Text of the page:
Chemicals found in whale blubber, and initially suspected of being from industrial sources, have turned out to be naturally occurring, raising questions about the accumulation of both natural and industrial compounds in marine life.
A new study in the journal Science by researchers Emma Teuten, Li Xu, and Christopher Reddy at the Woods Hole Oceanographic Institution (WHOI) is causing researchers to rethink the sources and fates of many chemical compounds in the environment.
It has been known for decades that industrially produced compounds such as polybrominated diphenyl ethers or PBDEs, used as flame retardants in furniture and clothing, accumulate in human and animal tissues. Structurally similar compounds, methoxylated polybrominated diphenyl ethers or MeO-BDEs, have recently been found in fish and marine mammals and are a new class of bioaccumulated compounds. In some samples, the MeO-BDEs are among the most abundant compounds in the environment after DDE, a breakdown product of the pesticide DDT, and several polychlorinated biphenyls or PCBs, but their source has remained unknown.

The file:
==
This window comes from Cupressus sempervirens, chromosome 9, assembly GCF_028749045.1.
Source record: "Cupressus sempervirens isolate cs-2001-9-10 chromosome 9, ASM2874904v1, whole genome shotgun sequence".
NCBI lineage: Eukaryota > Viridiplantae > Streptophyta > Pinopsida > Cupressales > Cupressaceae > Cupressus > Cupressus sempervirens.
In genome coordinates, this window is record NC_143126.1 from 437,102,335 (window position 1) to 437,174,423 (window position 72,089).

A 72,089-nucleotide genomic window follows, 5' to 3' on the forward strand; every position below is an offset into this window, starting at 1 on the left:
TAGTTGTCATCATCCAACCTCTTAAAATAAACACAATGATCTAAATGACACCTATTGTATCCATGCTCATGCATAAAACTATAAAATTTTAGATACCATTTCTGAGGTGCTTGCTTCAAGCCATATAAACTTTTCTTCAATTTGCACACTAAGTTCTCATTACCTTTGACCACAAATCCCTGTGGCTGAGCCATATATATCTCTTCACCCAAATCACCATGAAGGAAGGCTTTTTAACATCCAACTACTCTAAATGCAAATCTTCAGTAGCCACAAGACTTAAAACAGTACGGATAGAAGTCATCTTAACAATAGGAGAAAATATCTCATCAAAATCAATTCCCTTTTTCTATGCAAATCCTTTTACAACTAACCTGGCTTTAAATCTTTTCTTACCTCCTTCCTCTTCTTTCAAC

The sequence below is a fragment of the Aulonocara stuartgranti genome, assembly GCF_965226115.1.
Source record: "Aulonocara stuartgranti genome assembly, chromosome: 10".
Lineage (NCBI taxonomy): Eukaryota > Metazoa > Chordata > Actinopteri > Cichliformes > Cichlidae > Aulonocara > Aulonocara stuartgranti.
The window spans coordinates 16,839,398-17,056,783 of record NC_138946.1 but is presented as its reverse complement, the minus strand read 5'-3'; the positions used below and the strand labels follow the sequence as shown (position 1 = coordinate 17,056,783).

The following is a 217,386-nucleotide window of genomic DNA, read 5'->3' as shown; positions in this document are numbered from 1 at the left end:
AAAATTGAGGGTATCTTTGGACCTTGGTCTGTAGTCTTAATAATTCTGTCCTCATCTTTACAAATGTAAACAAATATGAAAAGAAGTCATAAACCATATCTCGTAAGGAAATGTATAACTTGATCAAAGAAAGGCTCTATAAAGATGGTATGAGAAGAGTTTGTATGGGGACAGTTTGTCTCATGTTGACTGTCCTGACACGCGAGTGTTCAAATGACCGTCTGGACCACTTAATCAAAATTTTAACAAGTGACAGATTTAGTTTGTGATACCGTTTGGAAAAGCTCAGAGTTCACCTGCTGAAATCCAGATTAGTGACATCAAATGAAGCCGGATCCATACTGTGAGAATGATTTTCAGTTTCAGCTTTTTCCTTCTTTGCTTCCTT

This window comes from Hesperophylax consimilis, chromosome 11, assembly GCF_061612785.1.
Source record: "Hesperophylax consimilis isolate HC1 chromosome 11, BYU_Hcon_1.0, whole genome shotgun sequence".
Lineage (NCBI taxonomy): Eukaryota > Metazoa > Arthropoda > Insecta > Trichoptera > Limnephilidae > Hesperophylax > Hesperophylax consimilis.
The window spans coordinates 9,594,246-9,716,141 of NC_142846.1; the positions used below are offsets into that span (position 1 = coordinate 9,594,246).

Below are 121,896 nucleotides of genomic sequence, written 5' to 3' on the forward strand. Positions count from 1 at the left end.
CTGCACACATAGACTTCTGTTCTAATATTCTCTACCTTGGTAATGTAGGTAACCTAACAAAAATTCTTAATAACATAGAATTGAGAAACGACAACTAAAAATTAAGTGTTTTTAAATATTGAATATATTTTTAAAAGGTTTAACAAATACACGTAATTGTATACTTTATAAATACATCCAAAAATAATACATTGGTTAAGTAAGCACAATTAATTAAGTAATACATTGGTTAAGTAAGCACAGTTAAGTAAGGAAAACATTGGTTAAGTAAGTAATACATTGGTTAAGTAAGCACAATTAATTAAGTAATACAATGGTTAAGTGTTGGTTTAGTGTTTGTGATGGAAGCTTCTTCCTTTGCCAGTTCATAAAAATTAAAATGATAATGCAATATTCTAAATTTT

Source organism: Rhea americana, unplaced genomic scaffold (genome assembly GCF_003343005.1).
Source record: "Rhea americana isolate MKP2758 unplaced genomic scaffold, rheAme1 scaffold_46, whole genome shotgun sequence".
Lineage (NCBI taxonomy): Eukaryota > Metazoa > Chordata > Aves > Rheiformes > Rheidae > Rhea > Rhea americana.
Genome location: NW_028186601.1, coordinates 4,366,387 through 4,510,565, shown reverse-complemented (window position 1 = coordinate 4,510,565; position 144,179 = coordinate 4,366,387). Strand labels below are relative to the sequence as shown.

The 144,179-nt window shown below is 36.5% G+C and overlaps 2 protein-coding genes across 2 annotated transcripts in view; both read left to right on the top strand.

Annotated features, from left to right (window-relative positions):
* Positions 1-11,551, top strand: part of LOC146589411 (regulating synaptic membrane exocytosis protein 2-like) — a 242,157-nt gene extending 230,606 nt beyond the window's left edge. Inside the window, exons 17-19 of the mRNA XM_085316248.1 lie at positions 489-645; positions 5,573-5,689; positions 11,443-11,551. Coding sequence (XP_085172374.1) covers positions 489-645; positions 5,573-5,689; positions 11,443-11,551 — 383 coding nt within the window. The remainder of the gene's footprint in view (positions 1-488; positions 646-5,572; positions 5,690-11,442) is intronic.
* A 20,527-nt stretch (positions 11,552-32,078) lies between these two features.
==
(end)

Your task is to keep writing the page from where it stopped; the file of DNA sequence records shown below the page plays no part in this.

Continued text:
Teuten, lead author of the study and a postdoctoral fellow in the Department of Marine Chemistry and Geochemistry at WHOI, isolated two chemicals from 10 kilograms (about 22 pounds) of whale blubber from a Trues beaked whale found dead at False Cape, Virginia, in November 2003. The blubber was supplied to Teuten and colleagues by the Virginia Marine Science Museum, which removed the whale from the beach to look for clues to its death.
Shelley Dawicki | EurekAlert!
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